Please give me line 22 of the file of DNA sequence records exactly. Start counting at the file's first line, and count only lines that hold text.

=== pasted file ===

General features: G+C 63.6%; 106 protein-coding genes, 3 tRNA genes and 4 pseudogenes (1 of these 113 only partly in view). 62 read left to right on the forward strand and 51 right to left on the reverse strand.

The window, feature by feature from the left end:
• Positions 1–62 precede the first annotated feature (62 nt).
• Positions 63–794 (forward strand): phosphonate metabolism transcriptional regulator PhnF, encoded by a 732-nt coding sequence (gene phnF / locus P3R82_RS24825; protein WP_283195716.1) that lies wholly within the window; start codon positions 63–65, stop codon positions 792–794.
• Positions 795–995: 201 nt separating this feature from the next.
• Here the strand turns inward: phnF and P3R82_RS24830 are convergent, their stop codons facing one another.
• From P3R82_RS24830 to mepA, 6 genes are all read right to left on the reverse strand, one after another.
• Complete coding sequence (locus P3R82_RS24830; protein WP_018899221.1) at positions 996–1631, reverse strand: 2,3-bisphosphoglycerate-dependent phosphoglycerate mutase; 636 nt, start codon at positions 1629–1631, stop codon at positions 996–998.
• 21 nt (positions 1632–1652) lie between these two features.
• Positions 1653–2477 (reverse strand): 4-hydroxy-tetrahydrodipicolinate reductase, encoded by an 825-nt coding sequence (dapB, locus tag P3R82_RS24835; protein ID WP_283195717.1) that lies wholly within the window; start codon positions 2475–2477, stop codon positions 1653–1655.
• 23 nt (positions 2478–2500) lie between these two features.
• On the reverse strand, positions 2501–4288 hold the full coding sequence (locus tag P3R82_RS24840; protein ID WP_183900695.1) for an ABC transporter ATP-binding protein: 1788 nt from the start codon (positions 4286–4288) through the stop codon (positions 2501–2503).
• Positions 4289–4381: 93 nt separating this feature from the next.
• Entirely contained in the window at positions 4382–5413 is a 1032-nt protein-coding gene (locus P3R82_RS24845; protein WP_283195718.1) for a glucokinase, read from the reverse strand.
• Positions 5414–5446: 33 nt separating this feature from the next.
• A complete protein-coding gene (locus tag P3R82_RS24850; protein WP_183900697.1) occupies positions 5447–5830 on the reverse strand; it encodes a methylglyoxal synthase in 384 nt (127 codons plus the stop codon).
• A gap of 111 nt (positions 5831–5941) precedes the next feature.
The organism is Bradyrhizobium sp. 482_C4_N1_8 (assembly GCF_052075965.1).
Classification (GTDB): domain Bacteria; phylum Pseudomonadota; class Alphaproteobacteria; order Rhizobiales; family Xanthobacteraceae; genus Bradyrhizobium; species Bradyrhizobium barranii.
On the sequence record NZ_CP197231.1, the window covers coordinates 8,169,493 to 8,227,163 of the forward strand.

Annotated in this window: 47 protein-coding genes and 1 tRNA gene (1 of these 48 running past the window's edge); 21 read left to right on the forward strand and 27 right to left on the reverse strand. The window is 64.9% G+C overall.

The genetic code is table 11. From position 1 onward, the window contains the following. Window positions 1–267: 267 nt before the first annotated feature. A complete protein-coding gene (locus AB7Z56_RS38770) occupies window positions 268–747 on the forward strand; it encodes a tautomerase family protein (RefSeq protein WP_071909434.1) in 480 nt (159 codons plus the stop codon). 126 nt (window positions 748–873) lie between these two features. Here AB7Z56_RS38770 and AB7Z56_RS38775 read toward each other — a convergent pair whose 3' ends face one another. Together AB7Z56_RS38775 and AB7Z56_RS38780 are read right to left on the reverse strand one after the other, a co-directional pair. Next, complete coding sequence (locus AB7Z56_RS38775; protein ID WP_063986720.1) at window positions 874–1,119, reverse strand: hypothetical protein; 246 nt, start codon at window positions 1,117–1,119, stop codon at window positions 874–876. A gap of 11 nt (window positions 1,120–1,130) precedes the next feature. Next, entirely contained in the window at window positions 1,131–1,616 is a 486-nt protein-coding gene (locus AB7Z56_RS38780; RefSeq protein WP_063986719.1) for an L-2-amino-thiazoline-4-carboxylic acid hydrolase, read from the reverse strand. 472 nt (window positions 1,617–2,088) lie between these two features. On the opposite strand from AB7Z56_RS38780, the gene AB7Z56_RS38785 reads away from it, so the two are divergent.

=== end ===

The genetic code is table 11. From position 1 onward, the window contains the following. Window positions 1–267: 267 nt before the first annotated feature. A complete protein-coding gene (locus AB7Z56_RS38770) occupies window positions 268–747 on the forward strand; it encodes a tautomerase family protein (RefSeq protein WP_071909434.1) in 480 nt (159 codons plus the stop codon). 126 nt (window positions 748–873) lie between these two features. Here AB7Z56_RS38770 and AB7Z56_RS38775 read toward each other — a convergent pair whose 3' ends face one another. Together AB7Z56_RS38775 and AB7Z56_RS38780 are read right to left on the reverse strand one after the other, a co-directional pair. Next, complete coding sequence (locus AB7Z56_RS38775; protein ID WP_063986720.1) at window positions 874–1,119, reverse strand: hypothetical protein; 246 nt, start codon at window positions 1,117–1,119, stop codon at window positions 874–876. A gap of 11 nt (window positions 1,120–1,130) precedes the next feature. Next, entirely contained in the window at window positions 1,131–1,616 is a 486-nt protein-coding gene (locus AB7Z56_RS38780; RefSeq protein WP_063986719.1) for an L-2-amino-thiazoline-4-carboxylic acid hydrolase, read from the reverse strand. 472 nt (window positions 1,617–2,088) lie between these two features. On the opposite strand from AB7Z56_RS38780, the gene AB7Z56_RS38785 reads away from it, so the two are divergent.